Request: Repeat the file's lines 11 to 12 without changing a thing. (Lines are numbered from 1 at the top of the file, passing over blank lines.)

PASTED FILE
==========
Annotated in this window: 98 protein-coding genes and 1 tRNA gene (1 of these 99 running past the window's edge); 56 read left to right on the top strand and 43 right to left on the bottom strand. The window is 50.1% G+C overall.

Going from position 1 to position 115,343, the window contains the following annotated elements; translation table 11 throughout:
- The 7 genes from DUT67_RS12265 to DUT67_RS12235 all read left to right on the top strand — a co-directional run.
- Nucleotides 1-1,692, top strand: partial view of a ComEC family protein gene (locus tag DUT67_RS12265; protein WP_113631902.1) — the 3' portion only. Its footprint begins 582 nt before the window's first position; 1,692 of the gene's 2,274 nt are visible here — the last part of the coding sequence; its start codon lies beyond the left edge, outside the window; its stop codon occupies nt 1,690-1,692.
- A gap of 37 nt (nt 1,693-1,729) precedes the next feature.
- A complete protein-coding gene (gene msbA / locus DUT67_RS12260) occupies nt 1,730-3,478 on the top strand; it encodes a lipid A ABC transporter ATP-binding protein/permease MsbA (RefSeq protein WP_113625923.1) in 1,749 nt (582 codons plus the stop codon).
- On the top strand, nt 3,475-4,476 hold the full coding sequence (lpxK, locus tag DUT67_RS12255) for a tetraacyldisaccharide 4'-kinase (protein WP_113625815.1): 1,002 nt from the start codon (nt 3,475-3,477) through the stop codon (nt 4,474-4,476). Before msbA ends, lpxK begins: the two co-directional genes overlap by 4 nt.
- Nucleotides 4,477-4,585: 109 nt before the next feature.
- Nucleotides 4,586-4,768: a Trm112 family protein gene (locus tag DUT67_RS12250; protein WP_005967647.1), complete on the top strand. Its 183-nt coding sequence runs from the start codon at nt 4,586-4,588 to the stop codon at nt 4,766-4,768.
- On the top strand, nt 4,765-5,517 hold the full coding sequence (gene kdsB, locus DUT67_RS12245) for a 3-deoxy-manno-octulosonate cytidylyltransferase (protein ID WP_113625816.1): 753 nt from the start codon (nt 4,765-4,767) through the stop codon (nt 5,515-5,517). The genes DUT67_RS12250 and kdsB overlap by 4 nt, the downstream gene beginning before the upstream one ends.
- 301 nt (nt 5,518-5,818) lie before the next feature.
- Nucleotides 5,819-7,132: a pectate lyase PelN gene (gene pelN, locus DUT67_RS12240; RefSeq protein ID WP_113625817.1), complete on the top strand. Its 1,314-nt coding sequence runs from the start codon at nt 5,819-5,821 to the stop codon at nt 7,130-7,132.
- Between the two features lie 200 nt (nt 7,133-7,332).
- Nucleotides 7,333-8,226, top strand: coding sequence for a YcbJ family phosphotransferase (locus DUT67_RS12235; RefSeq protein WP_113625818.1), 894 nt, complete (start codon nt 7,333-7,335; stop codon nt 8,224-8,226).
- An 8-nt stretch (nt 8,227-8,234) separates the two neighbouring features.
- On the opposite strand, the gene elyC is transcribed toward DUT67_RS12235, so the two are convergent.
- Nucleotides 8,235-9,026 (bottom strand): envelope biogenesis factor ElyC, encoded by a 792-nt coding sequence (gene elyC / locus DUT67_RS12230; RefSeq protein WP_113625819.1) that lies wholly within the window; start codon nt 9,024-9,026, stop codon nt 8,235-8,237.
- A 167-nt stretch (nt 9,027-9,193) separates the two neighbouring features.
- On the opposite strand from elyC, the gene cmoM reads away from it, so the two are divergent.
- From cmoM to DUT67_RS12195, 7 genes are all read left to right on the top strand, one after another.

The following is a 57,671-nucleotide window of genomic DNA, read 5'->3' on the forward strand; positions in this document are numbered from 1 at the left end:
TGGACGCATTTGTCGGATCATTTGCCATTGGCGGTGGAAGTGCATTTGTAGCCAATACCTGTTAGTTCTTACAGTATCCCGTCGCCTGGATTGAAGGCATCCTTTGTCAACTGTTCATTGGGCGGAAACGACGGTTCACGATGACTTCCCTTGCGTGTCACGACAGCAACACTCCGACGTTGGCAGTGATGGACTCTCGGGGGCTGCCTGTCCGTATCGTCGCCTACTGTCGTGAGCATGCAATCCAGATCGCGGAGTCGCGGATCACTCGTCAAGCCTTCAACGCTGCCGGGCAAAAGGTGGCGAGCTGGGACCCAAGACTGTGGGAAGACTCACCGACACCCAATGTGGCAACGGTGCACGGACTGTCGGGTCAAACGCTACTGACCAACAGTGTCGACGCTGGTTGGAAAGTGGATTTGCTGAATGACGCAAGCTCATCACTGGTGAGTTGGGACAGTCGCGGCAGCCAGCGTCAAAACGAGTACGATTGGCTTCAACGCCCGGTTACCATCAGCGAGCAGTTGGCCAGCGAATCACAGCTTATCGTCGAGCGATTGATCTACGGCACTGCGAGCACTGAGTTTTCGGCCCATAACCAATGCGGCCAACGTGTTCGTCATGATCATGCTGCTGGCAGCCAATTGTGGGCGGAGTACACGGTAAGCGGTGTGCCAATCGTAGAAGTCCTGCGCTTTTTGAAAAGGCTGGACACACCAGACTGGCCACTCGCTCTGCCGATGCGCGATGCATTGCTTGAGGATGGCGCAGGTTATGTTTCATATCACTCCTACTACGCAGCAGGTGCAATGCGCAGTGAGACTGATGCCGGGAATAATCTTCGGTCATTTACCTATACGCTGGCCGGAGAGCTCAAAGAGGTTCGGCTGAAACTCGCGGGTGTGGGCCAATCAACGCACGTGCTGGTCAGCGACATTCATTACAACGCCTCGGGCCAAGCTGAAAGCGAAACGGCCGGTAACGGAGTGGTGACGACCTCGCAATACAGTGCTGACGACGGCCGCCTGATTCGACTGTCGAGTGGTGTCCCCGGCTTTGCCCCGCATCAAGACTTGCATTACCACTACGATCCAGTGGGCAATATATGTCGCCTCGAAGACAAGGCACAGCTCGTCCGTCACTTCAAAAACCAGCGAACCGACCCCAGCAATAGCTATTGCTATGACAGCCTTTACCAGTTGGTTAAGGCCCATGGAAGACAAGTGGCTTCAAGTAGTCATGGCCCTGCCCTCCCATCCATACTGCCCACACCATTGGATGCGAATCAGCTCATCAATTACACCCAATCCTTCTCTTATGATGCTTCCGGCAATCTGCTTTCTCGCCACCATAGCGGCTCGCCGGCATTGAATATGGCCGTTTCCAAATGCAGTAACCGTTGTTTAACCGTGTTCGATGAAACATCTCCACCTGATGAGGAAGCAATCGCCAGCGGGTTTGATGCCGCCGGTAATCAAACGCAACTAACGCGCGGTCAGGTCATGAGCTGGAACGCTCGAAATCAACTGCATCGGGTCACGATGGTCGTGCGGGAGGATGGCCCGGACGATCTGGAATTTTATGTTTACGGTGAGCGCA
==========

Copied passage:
- 301 nt (nt 5,518-5,818) lie before the next feature.
- Nucleotides 5,819-7,132: a pectate lyase PelN gene (gene pelN, locus DUT67_RS12240; RefSeq protein ID WP_113625817.1), complete on the top strand. Its 1,314-nt coding sequence runs from the start codon at nt 5,819-5,821 to the stop codon at nt 7,130-7,132.